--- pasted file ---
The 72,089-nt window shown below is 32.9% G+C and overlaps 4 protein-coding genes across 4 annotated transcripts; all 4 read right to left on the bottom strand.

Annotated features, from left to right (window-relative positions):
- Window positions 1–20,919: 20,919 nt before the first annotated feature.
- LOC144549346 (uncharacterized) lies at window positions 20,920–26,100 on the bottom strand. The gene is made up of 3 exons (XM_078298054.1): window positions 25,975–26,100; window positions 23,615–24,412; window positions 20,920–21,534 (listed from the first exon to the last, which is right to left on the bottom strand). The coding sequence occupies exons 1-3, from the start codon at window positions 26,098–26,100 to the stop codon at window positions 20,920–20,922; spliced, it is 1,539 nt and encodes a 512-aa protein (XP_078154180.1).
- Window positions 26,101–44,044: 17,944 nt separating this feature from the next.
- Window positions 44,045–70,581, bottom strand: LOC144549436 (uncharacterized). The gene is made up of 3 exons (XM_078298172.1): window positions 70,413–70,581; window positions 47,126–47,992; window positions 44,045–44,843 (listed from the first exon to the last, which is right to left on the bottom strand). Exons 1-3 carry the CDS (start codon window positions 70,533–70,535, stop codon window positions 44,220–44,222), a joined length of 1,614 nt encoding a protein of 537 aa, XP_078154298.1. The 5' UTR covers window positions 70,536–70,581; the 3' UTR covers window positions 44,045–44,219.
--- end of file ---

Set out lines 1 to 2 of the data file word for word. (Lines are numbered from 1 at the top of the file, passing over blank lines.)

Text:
The 72,089-nt window shown below is 32.9% G+C and overlaps 4 protein-coding genes across 4 annotated transcripts; all 4 read right to left on the bottom strand.

Annotated features, from left to right (window-relative positions):